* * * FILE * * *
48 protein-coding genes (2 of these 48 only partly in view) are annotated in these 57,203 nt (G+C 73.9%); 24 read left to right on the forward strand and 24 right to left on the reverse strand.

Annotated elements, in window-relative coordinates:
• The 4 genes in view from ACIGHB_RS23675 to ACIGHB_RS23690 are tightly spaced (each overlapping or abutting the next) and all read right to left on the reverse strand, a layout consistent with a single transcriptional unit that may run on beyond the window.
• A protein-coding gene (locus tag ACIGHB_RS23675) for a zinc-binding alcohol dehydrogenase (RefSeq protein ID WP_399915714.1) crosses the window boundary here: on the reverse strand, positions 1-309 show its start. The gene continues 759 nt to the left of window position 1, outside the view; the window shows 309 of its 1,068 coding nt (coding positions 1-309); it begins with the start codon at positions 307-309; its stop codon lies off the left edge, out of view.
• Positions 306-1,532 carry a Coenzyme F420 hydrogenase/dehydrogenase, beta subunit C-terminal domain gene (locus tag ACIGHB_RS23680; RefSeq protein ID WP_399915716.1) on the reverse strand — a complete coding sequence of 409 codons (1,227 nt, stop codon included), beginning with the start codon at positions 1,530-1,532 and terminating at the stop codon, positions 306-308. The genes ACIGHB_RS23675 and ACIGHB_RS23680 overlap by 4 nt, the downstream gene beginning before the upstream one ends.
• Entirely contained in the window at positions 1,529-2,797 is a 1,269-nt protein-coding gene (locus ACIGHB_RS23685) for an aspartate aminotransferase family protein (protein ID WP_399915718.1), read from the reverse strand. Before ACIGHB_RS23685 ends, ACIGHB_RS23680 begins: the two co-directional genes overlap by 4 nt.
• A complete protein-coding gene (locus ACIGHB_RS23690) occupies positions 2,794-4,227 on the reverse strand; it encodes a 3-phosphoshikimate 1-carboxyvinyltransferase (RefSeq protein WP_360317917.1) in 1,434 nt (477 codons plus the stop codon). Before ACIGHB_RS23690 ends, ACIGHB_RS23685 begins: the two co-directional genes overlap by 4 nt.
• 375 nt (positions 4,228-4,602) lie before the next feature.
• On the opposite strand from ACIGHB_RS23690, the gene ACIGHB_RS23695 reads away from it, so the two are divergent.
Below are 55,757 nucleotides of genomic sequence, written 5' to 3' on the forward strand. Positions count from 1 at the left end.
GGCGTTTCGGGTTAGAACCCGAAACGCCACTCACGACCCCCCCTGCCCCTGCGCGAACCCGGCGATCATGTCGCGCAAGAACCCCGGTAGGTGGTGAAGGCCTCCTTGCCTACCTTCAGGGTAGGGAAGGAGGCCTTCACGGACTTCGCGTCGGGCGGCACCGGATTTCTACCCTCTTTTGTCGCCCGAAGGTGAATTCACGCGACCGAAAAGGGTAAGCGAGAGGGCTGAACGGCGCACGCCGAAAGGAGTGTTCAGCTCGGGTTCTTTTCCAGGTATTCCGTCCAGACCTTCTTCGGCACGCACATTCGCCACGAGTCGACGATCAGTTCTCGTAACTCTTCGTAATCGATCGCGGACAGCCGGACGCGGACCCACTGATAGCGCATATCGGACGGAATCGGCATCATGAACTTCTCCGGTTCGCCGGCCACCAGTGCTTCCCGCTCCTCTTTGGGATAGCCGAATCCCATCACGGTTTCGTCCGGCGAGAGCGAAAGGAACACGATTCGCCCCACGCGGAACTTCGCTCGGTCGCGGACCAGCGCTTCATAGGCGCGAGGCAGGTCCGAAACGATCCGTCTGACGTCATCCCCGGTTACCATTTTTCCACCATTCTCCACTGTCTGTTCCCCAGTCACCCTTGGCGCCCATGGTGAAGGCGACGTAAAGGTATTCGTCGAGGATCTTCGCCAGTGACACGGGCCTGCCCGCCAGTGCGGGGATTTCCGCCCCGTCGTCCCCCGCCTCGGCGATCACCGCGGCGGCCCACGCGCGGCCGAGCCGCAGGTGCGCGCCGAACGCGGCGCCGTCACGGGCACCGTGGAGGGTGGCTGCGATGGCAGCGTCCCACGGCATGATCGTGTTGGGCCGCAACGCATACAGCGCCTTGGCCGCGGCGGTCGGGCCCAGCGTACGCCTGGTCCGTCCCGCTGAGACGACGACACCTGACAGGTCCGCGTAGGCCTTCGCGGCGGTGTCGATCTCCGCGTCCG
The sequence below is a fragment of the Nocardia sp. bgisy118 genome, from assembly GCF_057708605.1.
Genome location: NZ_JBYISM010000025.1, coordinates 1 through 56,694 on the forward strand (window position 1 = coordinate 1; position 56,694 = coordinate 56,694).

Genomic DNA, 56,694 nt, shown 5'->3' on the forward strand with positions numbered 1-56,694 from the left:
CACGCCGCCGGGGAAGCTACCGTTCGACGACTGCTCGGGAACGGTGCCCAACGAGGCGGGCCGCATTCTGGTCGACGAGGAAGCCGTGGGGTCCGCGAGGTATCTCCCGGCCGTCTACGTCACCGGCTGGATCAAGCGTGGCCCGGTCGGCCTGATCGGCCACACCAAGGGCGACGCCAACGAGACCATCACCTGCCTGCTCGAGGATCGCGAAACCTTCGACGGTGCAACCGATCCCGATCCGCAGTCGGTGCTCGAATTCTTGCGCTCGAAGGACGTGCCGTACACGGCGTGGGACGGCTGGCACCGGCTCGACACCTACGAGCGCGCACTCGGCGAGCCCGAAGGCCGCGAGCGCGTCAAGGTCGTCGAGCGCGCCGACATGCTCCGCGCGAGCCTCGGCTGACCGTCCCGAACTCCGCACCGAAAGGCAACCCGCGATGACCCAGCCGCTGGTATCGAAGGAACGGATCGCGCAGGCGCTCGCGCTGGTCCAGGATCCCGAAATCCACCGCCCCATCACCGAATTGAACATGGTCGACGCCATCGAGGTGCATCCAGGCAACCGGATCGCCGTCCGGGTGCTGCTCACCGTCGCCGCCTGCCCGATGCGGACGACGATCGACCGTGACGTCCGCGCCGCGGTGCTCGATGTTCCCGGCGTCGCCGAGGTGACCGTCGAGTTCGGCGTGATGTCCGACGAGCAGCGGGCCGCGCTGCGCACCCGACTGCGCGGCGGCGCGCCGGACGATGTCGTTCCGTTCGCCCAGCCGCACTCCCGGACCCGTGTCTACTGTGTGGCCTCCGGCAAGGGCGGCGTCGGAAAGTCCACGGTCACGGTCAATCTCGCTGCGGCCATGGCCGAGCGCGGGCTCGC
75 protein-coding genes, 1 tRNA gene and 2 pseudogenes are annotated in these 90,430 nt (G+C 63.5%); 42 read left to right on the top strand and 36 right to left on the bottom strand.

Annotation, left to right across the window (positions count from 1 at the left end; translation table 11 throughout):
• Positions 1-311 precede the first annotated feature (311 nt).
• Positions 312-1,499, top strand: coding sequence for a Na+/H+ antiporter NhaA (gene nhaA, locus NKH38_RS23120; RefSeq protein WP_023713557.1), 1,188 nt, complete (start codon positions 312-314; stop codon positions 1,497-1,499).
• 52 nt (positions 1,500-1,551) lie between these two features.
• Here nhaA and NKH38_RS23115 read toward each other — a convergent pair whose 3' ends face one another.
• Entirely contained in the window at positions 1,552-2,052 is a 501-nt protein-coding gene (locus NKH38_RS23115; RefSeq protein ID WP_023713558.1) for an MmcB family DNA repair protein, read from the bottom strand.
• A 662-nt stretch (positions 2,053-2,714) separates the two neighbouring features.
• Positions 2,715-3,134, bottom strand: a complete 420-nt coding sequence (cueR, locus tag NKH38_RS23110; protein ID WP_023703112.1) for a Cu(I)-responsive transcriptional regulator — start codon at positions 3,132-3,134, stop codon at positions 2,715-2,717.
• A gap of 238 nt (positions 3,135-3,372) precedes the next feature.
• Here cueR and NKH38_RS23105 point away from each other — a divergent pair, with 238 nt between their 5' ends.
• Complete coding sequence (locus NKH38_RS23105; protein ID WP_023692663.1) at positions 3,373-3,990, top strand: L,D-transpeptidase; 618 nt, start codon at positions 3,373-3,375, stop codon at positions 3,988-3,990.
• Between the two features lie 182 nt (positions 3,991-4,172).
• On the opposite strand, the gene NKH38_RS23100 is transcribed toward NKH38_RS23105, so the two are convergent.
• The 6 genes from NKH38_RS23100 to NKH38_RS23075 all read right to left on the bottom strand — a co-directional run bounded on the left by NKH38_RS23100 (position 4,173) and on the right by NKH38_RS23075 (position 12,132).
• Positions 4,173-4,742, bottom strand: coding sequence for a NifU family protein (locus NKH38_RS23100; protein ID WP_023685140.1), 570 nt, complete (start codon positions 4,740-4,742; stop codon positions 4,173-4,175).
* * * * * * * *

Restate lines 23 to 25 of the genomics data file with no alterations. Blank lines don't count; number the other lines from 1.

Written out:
• A 662-nt stretch (positions 2,053-2,714) separates the two neighbouring features.
• Positions 2,715-3,134, bottom strand: a complete 420-nt coding sequence (cueR, locus tag NKH38_RS23110; protein ID WP_023703112.1) for a Cu(I)-responsive transcriptional regulator — start codon at positions 3,132-3,134, stop codon at positions 2,715-2,717.
• A gap of 238 nt (positions 3,135-3,372) precedes the next feature.